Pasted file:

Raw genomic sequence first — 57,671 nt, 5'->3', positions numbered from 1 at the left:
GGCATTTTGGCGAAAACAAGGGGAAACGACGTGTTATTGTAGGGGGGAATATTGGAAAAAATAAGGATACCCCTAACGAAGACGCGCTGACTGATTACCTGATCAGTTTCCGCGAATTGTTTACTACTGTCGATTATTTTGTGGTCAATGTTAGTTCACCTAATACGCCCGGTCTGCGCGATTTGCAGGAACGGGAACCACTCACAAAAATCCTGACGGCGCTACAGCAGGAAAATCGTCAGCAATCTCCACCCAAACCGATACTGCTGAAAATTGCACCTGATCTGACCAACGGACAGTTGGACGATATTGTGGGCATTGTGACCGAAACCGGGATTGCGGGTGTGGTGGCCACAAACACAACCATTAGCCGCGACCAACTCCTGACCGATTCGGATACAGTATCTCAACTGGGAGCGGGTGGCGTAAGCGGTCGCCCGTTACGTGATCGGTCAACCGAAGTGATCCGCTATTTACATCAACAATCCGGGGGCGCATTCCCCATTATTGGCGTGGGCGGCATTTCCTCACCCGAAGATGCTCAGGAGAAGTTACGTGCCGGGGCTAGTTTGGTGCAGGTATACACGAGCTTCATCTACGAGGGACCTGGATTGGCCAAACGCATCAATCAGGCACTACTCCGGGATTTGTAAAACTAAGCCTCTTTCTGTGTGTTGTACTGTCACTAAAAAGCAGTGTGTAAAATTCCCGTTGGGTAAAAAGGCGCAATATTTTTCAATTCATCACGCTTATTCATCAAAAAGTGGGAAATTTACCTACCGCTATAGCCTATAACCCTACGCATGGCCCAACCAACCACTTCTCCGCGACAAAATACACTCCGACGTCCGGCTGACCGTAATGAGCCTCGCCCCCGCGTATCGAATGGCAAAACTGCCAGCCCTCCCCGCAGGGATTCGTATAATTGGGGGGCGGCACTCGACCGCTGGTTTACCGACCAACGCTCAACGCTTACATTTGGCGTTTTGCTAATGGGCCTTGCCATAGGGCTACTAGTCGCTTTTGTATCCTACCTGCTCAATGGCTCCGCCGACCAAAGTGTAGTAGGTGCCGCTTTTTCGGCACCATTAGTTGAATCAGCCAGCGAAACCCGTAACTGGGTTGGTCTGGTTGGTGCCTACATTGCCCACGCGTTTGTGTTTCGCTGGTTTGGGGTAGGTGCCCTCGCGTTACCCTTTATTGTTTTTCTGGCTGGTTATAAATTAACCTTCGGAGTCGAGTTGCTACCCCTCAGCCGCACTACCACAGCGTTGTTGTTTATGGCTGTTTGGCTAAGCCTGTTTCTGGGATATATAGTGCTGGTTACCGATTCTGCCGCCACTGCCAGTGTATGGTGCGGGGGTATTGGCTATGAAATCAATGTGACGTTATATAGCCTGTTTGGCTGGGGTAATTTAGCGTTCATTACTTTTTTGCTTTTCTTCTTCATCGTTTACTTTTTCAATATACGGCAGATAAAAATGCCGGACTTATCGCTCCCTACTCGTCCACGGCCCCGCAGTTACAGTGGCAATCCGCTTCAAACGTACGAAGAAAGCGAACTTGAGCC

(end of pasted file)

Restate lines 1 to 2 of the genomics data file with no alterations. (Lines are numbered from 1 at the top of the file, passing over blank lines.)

Raw genomic sequence first — 57,671 nt, 5'->3', positions numbered from 1 at the left:
GGCATTTTGGCGAAAACAAGGGGAAACGACGTGTTATTGTAGGGGGGAATATTGGAAAAAATAAGGATACCCCTAACGAAGACGCGCTGACTGATTACCTGATCAGTTTCCGCGAATTGTTTACTACTGTCGATTATTTTGTGGTCAATGTTAGTTCACCTAATACGCCCGGTCTGCGCGATTTGCAGGAACGGGAACCACTCACAAAAATCCTGACGGCGCTACAGCAGGAAAATCGTCAGCAATCTCCACCCAAACCGATACTGCTGAAAATTGCACCTGATCTGACCAACGGACAGTTGGACGATATTGTGGGCATTGTGACCGAAACCGGGATTGCGGGTGTGGTGGCCACAAACACAACCATTAGCCGCGACCAACTCCTGACCGATTCGGATACAGTATCTCAACTGGGAGCGGGTGGCGTAAGCGGTCGCCCGTTACGTGATCGGTCAACCGAAGTGATCCGCTATTTACATCAACAATCCGGGGGCGCATTCCCCATTATTGGCGTGGGCGGCATTTCCTCACCCGAAGATGCTCAGGAGAAGTTACGTGCCGGGGCTAGTTTGGTGCAGGTATACACGAGCTTCATCTACGAGGGACCTGGATTGGCCAAACGCATCAATCAGGCACTACTCCGGGATTTGTAAAACTAAGCCTCTTTCTGTGTGTTGTACTGTCACTAAAAAGCAGTGTGTAAAATTCCCGTTGGGTAAAAAGGCGCAATATTTTTCAATTCATCACGCTTATTCATCAAAAAGTGGGAAATTTACCTACCGCTATAGCCTATAACCCTACGCATGGCCCAACCAACCACTTCTCCGCGACAAAATACACTCCGACGTCCGGCTGACCGTAATGAGCCTCGCCCCCGCGTATCGAATGGCAAAACTGCCAGCCCTCCCCGCAGGGATTCGTATAATTGGGGGGCGGCACTCGACCGCTGGTTTACCGACCAACGCTCAACGCTTACATTTGGCGTTTTGCTAATGGGCCTTGCCATAGGGCTACTAGTCGCTTTTGTATCCTACCTGCTCAATGGCTCCGCCGACCAAAGTGTAGTAGGTGCCGCTTTTTCGGCACCATTAGTTGAATCAGCCAGCGAAACCCGTAACTGGGTTGGTCTGGTTGGTGCCTACATTGCCCACGCGTTTGTGTTTCGCTGGTTTGGGGTAGGTGCCCTCGCGTTACCCTTTATTGTTTTTCTGGCTGGTTATAAATTAACCTTCGGAGTCGAGTTGCTACCCCTCAGCCGCACTACCACAGCGTTGTTGTTTATGGCTGTTTGGCTAAGCCTGTTTCTGGGATATATAGTGCTGGTTACCGATTCTGCCGCCACTGCCAGTGTATGGTGCGGGGGTATTGGCTATGAAATCAATGTGACGTTATATAGCCTGTTTGGCTGGGGTAATTTAGCGTTCATTACTTTTTTGCTTTTCTTCTTCATCGTTTACTTTTTCAATATACGGCAGATAAAAATGCCGGACTTATCGCTCCCTACTCGTCCACGGCCCCGCAGTTACAGTGGCAATCCGCTTCAAACGTACGAAGAAAGCGAACTTGAGCC